Aaron MacNeil: The next one is for Curtis. Maybe just ignoring demands, which seems pretty robust. What do you see as the governors to your growth from an internal perspective? Like is it supply chain, people, infrastructure? And I can appreciate that you've grown more in percentage terms in the past. It sounds like you're pretty confident that all the growth this year will go to work at good economics. But do you start to worry that you'll see inefficiencies in the business either through utilization or profitability, just given how large the growth is in absolute terms this year?

Curtis Philippon: From an overall growth percentage, this is not one of the bigger growth years. For Superior, we've had bigger percentage increases in previous years and so the organization is quite used to a growth mindset. When I look at what we've got in front of us and where is the opportunity and where is the challenges, the biggest bottleneck to growth is just the time it takes to build up teams to go support the equipment. So we have a highly engaged differentiated workforce that's outdelivered in CNG and RNG and hydrogen for us. And it take time to build up those teams in different regions and to scale up to support the new equipment coming out. So that's where we spend the majority of our time.

Operator: [Operator Instructions] Our next question comes from the line of Robert Catellier with CIBC Capital Markets.

Robert Catellier: I just wanted to follow up Allan on the propane business, and how you plan to ring out more efficiencies there. You talked about the blocking and tackling, so it sounds like there's a number of things thereafter, but what are the measurable operating or financial metrics that you're most closely following to measure your success there? Does it really just come down to unit margins or is there something else that we should be tracking?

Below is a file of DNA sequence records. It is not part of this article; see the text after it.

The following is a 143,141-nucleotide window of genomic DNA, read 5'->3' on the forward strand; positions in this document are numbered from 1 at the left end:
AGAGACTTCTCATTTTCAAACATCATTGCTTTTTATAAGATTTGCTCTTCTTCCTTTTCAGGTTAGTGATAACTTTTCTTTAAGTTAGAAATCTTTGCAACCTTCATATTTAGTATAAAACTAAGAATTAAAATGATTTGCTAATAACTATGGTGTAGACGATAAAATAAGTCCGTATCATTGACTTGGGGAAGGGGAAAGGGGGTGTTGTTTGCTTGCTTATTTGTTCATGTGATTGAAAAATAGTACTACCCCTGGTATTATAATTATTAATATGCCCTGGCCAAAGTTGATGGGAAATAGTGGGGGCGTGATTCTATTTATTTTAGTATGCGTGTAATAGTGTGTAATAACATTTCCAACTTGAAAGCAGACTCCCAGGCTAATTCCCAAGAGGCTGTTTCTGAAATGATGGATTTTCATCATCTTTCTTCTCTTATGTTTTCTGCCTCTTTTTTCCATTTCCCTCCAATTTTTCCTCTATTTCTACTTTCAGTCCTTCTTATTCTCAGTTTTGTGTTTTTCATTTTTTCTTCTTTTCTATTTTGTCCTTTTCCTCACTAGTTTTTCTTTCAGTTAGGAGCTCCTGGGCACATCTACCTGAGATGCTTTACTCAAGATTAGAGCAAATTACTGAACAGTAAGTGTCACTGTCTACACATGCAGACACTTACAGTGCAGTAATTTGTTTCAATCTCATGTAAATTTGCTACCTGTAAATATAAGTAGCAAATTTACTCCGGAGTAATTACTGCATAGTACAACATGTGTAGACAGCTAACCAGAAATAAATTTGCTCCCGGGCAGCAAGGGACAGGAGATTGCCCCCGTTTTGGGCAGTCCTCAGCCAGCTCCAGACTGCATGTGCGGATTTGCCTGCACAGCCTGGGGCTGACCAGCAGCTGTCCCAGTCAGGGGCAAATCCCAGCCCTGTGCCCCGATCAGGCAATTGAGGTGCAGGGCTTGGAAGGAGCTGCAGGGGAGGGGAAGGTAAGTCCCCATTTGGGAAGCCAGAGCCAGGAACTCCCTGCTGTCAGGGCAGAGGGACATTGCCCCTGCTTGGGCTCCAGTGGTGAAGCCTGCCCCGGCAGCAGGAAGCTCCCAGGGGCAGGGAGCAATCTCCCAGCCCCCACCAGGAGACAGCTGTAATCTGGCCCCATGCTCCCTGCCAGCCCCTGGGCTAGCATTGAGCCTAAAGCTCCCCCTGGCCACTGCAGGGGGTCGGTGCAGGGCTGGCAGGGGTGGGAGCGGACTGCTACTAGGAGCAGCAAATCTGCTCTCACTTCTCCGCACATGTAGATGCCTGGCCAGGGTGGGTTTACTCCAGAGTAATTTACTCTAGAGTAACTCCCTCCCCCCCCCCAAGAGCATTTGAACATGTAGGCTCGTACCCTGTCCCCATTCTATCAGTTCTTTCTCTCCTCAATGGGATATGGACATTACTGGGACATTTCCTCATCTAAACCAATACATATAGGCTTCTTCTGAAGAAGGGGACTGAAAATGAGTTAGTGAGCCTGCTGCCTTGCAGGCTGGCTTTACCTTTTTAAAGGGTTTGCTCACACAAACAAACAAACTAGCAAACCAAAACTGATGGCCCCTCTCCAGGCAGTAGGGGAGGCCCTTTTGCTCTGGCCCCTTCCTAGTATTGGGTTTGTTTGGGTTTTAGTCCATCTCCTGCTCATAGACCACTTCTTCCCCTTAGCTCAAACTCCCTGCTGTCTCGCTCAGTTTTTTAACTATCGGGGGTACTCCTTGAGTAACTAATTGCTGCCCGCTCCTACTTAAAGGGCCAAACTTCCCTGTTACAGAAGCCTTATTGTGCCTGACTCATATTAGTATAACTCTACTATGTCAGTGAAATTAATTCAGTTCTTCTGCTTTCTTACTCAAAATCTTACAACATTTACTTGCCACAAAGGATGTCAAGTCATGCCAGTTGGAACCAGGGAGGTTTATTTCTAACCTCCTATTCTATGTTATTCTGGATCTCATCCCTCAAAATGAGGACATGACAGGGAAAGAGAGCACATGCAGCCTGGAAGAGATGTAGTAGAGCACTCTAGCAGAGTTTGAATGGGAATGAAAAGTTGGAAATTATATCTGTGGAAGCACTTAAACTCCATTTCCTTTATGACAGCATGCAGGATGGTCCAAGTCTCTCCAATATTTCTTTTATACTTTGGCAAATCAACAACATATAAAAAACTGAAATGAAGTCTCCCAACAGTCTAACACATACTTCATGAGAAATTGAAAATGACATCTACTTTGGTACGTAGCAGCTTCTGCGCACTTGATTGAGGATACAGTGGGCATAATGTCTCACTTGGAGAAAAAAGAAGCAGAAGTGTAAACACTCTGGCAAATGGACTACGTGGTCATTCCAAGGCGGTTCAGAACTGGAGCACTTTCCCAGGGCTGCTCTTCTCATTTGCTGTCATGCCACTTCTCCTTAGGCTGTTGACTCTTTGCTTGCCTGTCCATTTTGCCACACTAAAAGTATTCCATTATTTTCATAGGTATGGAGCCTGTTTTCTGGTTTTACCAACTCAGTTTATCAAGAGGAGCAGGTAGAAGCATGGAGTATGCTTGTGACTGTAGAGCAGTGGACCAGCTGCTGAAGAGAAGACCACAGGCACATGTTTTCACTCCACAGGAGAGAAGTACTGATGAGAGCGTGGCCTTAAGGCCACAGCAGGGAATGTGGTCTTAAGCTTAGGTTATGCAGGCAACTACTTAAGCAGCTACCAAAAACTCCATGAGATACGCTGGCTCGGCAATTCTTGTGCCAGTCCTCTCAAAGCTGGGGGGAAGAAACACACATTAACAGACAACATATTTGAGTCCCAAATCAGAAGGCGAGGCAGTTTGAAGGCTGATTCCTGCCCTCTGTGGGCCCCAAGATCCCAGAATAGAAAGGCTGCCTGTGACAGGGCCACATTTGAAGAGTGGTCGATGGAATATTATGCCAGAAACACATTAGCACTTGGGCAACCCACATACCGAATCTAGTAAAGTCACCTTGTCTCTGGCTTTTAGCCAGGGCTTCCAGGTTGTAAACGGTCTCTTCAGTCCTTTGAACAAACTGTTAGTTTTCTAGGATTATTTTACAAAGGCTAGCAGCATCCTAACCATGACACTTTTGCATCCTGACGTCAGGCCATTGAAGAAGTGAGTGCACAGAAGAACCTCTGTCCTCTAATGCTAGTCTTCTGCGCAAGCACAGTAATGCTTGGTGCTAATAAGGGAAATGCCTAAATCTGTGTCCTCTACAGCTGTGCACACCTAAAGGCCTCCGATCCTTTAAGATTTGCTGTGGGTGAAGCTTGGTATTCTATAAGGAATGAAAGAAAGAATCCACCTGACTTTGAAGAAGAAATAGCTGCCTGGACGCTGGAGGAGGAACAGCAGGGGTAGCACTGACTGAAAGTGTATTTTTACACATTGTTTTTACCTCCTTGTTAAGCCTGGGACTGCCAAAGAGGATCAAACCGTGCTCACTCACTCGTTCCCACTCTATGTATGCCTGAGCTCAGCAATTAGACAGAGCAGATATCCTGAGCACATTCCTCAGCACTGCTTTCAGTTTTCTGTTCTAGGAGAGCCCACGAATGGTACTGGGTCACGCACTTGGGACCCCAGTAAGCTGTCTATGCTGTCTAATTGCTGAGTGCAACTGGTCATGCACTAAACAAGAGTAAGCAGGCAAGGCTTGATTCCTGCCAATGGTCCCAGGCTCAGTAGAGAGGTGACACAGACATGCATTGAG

Allan MacDonald: Hey, Rob. Look, unit margins are a funny indicator when it comes out because, we need to be focused on profitable businesses and profitable customers, not necessarily volume. And to be honest, volume's going to fluctuate, obviously with weather and the quality of the customer that we take on. So for us, it's -- let's build a really strong customer base. When we talk about organic growth, what that really means is acquiring more customers, but doing it with an item profitability. So for us it's -- if we can continue to build our base organically and let's be clear, this is about taking care. It's a modestly growing segment, but we think with the right focus really, really well positioned to take share from our competitors. We've got great assets. So transformation from an M&A focused organization, as you'd expect means all our -- a lot of our expertise and our focus has been on integration synergies. And now that's got to shift to being about doing great marketing, being great at acquiring customers, being great at pricing effectively. Making sure that our customers are profitable, managing churn. So a very long-winded way of saying the size and the help of the customer base is what I'm most concerned with, and that's going to translate into great financial results, effective use of capital and good margin management. So that's all I'm thinking about.

Robert Catellier: Okay. That’s helpful. I have a number of financial questions here and I don't want to -- the call down too much, so if, we have to take some of these offline, that's fine. Grier, I just wanted to talk about the guidance. I assume your guidance is based on the five year average weather. Can you please confirm that?

Grier Colter: Yes, good question, Rob. So it is based on the five year average weather. However, we did adjust it for year-to-date warmer weather than we've seen. We've obviously seen it warmer so far this year, relative to the five year. So we adjusted that up to the release date, essentially. It's been kind of brought current, but for the remainder of the year. So from this point forward, yes, it would be based on a five year average.